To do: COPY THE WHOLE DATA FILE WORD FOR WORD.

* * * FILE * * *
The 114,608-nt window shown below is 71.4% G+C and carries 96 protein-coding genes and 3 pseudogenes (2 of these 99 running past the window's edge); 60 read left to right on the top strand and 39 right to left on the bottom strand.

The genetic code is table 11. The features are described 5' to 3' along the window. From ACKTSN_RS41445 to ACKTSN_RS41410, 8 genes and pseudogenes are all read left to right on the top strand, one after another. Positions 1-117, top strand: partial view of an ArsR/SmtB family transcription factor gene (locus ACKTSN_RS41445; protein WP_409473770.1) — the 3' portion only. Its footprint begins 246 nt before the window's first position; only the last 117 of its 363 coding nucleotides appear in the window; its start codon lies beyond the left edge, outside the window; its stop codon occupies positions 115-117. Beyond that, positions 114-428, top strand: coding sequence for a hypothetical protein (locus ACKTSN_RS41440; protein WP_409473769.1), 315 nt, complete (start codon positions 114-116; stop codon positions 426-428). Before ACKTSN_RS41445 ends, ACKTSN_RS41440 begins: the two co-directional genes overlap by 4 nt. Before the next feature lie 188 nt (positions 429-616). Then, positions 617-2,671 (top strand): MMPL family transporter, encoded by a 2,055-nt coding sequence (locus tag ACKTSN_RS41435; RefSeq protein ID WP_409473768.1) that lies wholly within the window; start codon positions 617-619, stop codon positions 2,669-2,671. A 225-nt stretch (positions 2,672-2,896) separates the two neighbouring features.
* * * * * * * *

The 114,608-nt window shown below is 71.4% G+C and carries 96 protein-coding genes and 3 pseudogenes (2 of these 99 running past the window's edge); 60 read left to right on the top strand and 39 right to left on the bottom strand.

The genetic code is table 11. The features are described 5' to 3' along the window. From ACKTSN_RS41445 to ACKTSN_RS41410, 8 genes and pseudogenes are all read left to right on the top strand, one after another. Positions 1-117, top strand: partial view of an ArsR/SmtB family transcription factor gene (locus ACKTSN_RS41445; protein WP_409473770.1) — the 3' portion only. Its footprint begins 246 nt before the window's first position; only the last 117 of its 363 coding nucleotides appear in the window; its start codon lies beyond the left edge, outside the window; its stop codon occupies positions 115-117. Beyond that, positions 114-428, top strand: coding sequence for a hypothetical protein (locus ACKTSN_RS41440; protein WP_409473769.1), 315 nt, complete (start codon positions 114-116; stop codon positions 426-428). Before ACKTSN_RS41445 ends, ACKTSN_RS41440 begins: the two co-directional genes overlap by 4 nt. Before the next feature lie 188 nt (positions 429-616). Then, positions 617-2,671 (top strand): MMPL family transporter, encoded by a 2,055-nt coding sequence (locus tag ACKTSN_RS41435; RefSeq protein ID WP_409473768.1) that lies wholly within the window; start codon positions 617-619, stop codon positions 2,669-2,671. A 225-nt stretch (positions 2,672-2,896) separates the two neighbouring features.